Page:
He said it was “the last thing we want in PNG”.
“We are taking the matter seriously, providing liquid soap, sanitisers, taking extra time to ensure rooms and other precautions advised by WHO and the Health Department are observed.” Staff have been advised at a meeting of what could happen and to discuss it with family and friends.
“We also have notices placed in the front office and we are providing forms to guests to fill in (relevant) information.
“In the meantime, we hope and pray that PNG remains free of the virus.”
Vision City educates people on preventive measures
By MICHELLE AUAMOROMORO
THE Vision City Megamall is the first shopping center in Port Moresby to take precautionary measures against the coronavirus, says housekeeping manager Shirlyn Mick.
The housekeeping team has been working hard in the past two weeks to put in place these since the declaration of the pandemic by the World Health Organisation.
The team has provided hand sanitisers at the information desk near the entrance to the mall, and at the payment counters for staff and shoppers to get their hands sanitised when entering or leaving.
They have also made sure that the handrails of stairs, escalators, elevators and the revolving doors are sanitised once every hour. All restrooms have hand soaps.
The mall yesterday distributed leaflets to the people with information on what to do to protect themselves from the coronavirus. They distributed about 2,000 leaflets.
“These 2000 people will spread the awareness to maybe between 5,000 and 10,000 other people,” Mick said. The distribution of the leaflets will continue.
“Our aim is to give awareness to our customers. We are trying our best to educate them but it is up to them whether take it into consideration or not.
“But I think they are very keen to read this as we can see that everyone is getting the leaflets and reading them.”
Public health emergency may force police to act
POLICE may be forced to close shopping centers, schools and places of worship in the case of a public health emergency.
Police Commissioner David Manning said police would be required to not only maintain public order but also assist health officials in such situations.
He released yesterday a plan to deal with the pandemic when it hits the nation.
He said a public health emergency could result in the closure of public gathering places such as shopping malls, places of worship and sporting events, the sending home of students from schools, a way to quickly distribute medication and vaccines. He expects the pandemic to affect manpower.
“Agencies will most likely lose staff members from active duty. Many predict that the percentage of employees affected in some way will be between 10 and 40 percent.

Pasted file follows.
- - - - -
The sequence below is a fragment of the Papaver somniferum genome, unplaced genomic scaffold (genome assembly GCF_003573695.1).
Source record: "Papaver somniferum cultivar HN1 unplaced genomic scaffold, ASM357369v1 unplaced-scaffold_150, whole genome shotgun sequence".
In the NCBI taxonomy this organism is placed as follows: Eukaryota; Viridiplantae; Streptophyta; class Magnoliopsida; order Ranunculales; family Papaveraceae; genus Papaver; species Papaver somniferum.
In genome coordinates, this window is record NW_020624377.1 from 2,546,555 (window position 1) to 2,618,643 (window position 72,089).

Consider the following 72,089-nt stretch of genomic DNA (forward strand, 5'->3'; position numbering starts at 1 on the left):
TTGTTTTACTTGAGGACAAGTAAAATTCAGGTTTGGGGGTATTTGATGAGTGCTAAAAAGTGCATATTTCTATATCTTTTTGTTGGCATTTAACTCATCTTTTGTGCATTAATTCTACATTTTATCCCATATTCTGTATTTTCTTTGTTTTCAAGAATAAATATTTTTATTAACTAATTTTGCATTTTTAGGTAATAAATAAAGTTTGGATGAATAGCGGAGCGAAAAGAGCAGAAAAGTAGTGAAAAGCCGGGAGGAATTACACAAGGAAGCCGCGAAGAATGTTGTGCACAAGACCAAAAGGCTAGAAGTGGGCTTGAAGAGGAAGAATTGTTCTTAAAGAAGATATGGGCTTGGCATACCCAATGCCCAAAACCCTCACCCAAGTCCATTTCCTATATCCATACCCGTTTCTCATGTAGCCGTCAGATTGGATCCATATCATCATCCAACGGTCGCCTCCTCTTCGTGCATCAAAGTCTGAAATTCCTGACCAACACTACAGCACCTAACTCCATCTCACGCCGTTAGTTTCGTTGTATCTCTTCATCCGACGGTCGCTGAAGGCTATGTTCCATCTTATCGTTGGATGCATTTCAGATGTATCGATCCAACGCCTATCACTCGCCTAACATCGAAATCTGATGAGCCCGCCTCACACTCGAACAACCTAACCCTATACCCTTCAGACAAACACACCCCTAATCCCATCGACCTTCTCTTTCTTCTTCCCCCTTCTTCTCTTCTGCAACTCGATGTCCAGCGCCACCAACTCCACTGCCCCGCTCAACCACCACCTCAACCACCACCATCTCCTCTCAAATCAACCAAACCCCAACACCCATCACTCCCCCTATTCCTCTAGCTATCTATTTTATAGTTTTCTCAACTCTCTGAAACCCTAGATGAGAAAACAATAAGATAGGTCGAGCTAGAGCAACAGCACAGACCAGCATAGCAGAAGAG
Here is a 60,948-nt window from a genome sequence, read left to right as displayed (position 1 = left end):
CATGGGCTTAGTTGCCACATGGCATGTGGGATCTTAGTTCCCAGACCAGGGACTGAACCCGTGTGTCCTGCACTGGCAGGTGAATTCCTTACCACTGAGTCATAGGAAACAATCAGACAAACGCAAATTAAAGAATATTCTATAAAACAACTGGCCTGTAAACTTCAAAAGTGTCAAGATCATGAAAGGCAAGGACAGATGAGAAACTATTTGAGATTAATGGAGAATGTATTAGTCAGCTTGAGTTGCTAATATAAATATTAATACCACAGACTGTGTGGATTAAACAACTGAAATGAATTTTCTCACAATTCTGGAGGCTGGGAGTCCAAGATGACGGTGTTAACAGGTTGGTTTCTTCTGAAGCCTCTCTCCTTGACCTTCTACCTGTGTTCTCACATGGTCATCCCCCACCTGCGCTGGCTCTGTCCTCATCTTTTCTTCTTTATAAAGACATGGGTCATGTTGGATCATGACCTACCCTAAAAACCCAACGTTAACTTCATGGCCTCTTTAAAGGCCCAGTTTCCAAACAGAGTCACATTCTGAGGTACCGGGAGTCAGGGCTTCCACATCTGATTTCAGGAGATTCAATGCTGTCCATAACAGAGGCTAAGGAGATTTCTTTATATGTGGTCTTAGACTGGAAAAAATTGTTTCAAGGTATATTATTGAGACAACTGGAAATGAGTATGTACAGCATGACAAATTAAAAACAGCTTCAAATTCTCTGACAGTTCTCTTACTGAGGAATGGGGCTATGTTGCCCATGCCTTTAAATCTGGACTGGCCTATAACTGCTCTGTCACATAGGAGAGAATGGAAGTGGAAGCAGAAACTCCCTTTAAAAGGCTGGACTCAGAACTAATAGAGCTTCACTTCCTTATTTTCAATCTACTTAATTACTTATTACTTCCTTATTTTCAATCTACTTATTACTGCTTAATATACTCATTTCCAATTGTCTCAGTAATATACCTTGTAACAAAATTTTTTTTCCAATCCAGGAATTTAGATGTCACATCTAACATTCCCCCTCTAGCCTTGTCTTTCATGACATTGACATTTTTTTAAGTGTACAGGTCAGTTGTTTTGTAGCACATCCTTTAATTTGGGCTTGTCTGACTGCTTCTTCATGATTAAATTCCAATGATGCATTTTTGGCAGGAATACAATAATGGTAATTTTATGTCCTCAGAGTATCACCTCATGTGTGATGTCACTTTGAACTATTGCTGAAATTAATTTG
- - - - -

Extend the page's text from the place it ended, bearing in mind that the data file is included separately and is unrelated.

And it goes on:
“Should a large percentage of staff be impacted, police will activate the internal emergency operations plans, shifting resources to duties considered most critical.
“Operational response will likely increase (dramatically at first), yet with fewer officers available to work, response time will suffer and services will be reduced.”
He said the police would work with officers from the Health Department, security and central agencies to ensure pandemic communications plans “complement and support each other”.
Manning said the risk of exposure during a pandemic would vary.
“The level of risk depends in part on the severity of the pandemic, whether jobs require proximity to people actually or potentially infected with the pandemic virus, or whether police force employees are expected to have either repeated or extended contact with known or suspected virus sources such as co-workers.”
Commission to accept submissions
THE National Procurement Commission is advising government agencies to submit their request for items they need for the Covid-19 preparedness and response.
Acting chief executive officer Simon Bole said the National Executive Council had declared a health emergency in PNG in line with the World Health Organisation’s public health emergency, and PNG being classified as a “very high risk” country for Covid-19.
Cabinet directed the NPC to assist agencies procure priority for the coronavirus preparedness and response.
Cabinet may declare an emergency in the case of civil disturbance, natural disaster, health emergency or matters relating to national security or defence.
The NPC has bought face masks for its employees and clients to wear before coming to the office.
“We also purchased hand sanitizers and place them at the office doorways, office entry and exit points and issue to all staff as part of our organization’s preparedness,” Bole said.